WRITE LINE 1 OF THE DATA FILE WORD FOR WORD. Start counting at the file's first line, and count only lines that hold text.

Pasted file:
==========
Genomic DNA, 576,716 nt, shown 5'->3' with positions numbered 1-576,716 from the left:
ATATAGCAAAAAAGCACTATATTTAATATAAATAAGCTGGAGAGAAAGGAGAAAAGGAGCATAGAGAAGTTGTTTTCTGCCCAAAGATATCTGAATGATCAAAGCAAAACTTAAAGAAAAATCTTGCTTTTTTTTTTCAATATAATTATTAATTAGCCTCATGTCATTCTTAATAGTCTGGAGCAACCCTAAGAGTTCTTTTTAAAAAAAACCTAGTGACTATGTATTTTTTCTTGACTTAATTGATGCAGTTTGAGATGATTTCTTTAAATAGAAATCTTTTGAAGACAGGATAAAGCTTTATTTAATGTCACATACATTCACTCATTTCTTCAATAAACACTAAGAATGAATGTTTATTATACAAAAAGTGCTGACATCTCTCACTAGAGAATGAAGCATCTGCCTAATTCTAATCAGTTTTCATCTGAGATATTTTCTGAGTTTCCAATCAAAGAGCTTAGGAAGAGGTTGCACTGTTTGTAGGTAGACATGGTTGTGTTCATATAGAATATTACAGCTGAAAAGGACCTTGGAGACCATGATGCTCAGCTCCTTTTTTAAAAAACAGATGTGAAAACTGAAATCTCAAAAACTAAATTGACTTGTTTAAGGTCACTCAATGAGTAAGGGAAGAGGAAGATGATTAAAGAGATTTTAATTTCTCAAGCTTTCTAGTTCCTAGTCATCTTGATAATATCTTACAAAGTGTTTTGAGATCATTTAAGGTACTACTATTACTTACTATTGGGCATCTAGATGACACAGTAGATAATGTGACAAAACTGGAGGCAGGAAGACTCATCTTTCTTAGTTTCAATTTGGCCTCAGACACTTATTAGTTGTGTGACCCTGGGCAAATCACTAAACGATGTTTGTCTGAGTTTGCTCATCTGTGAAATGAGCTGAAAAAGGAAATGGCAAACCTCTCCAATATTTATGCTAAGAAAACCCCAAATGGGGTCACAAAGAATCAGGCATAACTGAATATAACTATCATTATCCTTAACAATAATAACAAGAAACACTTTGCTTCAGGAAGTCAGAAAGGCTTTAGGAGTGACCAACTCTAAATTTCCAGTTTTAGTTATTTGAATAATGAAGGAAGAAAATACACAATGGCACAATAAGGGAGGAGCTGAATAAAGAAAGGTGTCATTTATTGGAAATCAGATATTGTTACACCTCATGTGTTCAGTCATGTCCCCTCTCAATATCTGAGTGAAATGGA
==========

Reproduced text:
Genomic DNA, 576,716 nt, shown 5'->3' with positions numbered 1-576,716 from the left: